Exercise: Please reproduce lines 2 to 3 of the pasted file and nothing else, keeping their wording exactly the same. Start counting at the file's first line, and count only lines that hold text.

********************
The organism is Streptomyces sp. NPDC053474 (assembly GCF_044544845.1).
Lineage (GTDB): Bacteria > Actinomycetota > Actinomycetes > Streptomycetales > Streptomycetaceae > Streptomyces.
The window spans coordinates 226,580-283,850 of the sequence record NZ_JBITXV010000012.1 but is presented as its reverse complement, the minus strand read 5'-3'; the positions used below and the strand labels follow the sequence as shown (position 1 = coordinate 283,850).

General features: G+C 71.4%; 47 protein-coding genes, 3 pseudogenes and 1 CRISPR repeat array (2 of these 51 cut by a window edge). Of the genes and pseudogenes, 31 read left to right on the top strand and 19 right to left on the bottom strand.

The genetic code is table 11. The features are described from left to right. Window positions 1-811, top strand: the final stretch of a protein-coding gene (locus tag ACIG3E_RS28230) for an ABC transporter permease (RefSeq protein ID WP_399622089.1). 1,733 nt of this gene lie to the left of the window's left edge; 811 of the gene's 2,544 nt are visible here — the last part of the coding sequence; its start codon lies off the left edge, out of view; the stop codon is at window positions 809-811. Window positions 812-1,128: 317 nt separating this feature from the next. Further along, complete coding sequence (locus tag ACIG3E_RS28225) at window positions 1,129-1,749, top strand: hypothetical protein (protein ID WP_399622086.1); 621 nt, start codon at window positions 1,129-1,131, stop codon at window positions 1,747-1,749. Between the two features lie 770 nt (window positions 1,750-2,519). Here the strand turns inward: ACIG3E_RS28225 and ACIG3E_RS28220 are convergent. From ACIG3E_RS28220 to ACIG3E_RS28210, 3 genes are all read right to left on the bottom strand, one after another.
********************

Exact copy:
Lineage (GTDB): Bacteria > Actinomycetota > Actinomycetes > Streptomycetales > Streptomycetaceae > Streptomyces.
The window spans coordinates 226,580-283,850 of the sequence record NZ_JBITXV010000012.1 but is presented as its reverse complement, the minus strand read 5'-3'; the positions used below and the strand labels follow the sequence as shown (position 1 = coordinate 283,850).